Essential Coupons and Discounts for Frugal Seniors

Your golden years should be a wonderful time in which you can restfully reflect on a lifetime of accomplishments, but if you’re living on a tight budget and fixed income, will you have to sacrifice the things you love in retirement? Not if you’re savvy about using coupons and looking for discounts! These resources from Whittier Glen Assisted Living can help seniors everywhere live well on a budget.

Phone and Internet Services

From scoring savings on laptops to signing up for affordable phone plans, seniors can enjoy all kinds of perks when it comes to technology!

  • With so many budget-friendly phone plans for seniors, you never need to overspend on cellular service. 
  • These days, reliable internet is available even in rural areas, and seniors often qualify for a discount—be sure to call and ask!
  • Seniors who need computers for work, entertainment, or staying in touch with loved ones may have access to free laptops

Saving on Healthcare

  • As the years go on, healthcare becomes more expensive for everyone. Seniors should definitely take advantage of these healthcare coupons, discounts, and freebies.
  • Buying eyeglasses through discount stores or online retailers can help you save big on eye care. Check out this guide to find organizations and pharmacies that help seniors get discounts for prescription medications. 
  • Medicare does not cover dental care, but there are low-cost and completely free options for seniors. 

Other Helpful Discounts

Plenty of retail stores, grocery chains, and even airlines help seniors stick to their budgets, so be smart about where you do your shopping!

  • Shop at grocery stores that offer great deals and discounts for seniors on certain days of the week!
  • If you frequent the right stores, seniors don’t have to pay full price for clothing and accessories. 
  • Always check with restaurants to see if they offer senior discounts or specials
  • Want to take a vacation without breaking the bank? Book with an airline that offers special senior discounts. 
  • If you’re searching for upholstery cleaning services, gutter repair, lawn care, window repair, and more, remember to check ratings and reviews and request a quote.

You’ve spent your whole life saving for retirement. Now, you want to make sure that you can make the most of your retirement fund. With these discounts and coupons, you’ll be able to stretch every dollar a little further!

Whether you are looking to simplify your life or need a little assistance with day-to-day tasks, Whittier Glen Assisted Living offers you a variety of spacious floor plans, services, and amenities to fit your needs. Call (562) 943-3724.

Helpful Tips for Creating Your Long-Term Care Safety Net

Although it’s something none of us like to think about, you or a loved one may require long-term care one day. Regardless of your current situation, over time, your mind and body may need more support than you currently do. Planning ahead is the best way to ensure you’re prepared, come what may.  Whittier Glen Assisted Living brings you some tips that can help you prepare your own safety net.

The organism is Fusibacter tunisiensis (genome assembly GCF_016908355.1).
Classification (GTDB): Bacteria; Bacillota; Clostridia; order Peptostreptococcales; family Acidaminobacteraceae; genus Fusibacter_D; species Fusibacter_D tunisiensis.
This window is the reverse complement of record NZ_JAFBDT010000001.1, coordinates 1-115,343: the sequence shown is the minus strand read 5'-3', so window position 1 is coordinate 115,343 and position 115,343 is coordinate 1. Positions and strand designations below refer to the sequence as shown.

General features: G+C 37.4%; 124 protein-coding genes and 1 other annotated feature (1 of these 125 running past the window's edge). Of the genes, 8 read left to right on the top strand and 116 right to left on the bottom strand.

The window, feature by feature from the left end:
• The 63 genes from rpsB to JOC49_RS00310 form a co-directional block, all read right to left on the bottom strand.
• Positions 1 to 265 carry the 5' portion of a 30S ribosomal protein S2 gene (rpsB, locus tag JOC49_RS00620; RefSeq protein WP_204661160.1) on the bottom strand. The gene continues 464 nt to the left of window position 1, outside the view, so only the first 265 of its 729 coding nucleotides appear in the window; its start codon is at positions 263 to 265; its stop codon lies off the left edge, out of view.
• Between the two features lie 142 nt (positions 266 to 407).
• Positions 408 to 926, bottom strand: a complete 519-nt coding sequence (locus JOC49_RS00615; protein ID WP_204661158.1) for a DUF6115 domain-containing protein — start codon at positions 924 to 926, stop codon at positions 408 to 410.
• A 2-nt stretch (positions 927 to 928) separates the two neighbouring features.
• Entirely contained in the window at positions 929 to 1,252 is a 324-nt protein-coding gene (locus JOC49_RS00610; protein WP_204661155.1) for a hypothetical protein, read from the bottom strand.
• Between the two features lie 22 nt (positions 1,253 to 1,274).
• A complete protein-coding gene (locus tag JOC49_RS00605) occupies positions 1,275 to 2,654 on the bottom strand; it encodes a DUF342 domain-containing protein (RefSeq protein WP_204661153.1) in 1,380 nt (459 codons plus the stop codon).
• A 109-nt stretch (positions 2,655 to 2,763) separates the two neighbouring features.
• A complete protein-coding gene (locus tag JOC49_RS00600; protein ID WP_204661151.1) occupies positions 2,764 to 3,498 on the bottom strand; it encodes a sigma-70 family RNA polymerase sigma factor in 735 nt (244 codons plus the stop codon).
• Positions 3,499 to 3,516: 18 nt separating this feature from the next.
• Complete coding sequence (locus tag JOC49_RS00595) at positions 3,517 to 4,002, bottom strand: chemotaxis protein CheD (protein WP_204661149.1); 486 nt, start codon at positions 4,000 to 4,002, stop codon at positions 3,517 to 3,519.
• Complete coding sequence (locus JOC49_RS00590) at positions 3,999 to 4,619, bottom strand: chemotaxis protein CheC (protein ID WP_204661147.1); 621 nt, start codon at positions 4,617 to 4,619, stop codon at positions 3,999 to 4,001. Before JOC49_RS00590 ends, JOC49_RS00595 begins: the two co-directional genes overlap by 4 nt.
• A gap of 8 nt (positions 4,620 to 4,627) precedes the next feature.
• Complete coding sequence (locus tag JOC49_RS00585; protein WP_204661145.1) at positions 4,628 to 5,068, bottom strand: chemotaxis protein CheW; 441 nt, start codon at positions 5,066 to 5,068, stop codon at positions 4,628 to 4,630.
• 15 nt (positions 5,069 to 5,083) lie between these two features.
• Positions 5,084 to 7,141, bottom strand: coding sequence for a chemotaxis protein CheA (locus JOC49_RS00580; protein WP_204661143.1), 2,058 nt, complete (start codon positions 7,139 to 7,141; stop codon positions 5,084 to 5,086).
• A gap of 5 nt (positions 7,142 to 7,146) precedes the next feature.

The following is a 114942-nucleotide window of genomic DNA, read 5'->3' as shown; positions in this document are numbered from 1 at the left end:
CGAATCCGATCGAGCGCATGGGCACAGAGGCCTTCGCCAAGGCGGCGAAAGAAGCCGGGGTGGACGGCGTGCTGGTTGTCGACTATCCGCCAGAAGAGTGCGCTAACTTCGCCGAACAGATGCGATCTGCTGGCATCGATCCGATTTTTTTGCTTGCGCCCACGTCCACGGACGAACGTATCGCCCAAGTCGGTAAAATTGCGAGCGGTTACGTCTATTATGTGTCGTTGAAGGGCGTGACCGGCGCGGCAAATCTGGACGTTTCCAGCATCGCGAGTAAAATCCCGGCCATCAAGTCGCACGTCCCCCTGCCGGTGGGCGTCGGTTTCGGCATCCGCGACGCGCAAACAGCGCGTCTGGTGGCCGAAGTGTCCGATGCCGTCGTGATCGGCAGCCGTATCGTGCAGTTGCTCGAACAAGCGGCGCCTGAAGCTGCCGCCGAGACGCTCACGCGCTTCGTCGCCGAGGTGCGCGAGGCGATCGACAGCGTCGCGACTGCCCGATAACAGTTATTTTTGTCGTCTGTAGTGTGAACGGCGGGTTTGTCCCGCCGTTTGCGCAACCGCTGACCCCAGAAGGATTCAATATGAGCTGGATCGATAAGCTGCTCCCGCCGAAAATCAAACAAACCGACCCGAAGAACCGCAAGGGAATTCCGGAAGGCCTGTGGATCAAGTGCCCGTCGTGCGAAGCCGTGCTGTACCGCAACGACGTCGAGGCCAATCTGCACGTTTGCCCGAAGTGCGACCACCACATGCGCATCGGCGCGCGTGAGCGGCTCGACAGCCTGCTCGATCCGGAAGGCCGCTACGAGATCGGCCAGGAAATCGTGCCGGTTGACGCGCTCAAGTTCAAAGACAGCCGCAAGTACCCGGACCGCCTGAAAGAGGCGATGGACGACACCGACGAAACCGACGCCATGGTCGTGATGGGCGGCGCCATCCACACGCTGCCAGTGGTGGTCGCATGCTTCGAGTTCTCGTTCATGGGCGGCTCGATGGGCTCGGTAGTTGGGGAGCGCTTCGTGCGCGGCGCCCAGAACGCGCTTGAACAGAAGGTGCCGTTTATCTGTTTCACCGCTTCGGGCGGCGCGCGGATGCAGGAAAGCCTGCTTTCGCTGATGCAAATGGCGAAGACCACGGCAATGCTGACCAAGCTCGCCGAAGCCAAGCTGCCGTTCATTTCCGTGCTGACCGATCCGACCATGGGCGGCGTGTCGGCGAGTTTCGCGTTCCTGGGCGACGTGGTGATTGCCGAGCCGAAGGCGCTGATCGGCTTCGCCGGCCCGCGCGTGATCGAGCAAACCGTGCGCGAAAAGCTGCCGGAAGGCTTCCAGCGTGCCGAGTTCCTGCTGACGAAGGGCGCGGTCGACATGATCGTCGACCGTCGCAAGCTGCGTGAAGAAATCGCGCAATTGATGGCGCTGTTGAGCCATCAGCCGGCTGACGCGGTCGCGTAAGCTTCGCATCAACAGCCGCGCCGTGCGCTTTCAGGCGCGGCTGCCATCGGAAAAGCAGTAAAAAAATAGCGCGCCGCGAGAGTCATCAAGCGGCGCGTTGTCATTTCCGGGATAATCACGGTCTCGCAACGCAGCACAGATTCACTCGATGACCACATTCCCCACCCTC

Planning for Long-Term Care Needs


Before making any investments, you should determine the likelihood that you or someone you love will require long-term care in the future. Here are some factors that can impact your health:


  • Gender
    Long-Term Care Primer reports that women typically live longer than men. Women are also more likely than men to get Alzheimer’s. In fact, more than 70% of nursing home residents are women.


  • Family History
    Scientists have discovered that there is a higher risk of dementia if it runs in the family. Many other illnesses (such as heart conditions or stroke) are also hereditary. Check your family history to see if you are at risk.


  • Genetic Testing
    Genetic testing can tell you whether you are prone to a disease, which can help you take preventative measures. Read more about DNA testing at the Stanford University blog.


  • Your Lifestyle Choices
    The relatively new field of epigenetics tells us that today’s lifestyle choices have a big impact on our future health. For example, research has shown that certain plant chemicals can influence how our DNA reacts to stress, which can, in turn, reduce our chances for diseases like diabetes and cardiovascular disease. Are you caring for your health with a balanced diet, proper sleep, and exercise? If you aren’t, start now.

Two more important issues factor in on your future health: safety and stress. You can reduce the risk of slips, falls, and other common injuries with simple home modifications. These include proper lighting for hallways and stairs, non-slip floor covering, and walk-in bathtubs.


Stress is another contributor to illness. According to Verywell Mind, stress can contribute to diabetes, heart disease, hyperthyroidism, ulcers, even tooth and gum disease. Proper self-care can reduce your stress and bring you better physical health.


Planning for Long-Term Care Costs


Once you have an idea of your possible future needs, it’s time to plan your financial options. Start by asking yourself the following questions:


  • How close are you to retirement? The closer you are, the more you’ll need to save up and plan.


  • What savings and insurance programs are available now to help pay for long-term care? Research local as well as state options, including nonprofit organizations.


  • How do you plan on paying for the costs of long-term care?

  • Where will I live? 


Long-term care services primarily fall into one of the following options:


Options that support aging in place.


If you stay in your home, you may need finances for things like home modifications, home health aides, adult daycare, and caregivers. If you want to age in place, you may benefit from researching and investing in a home that’s a little more senior-friendly.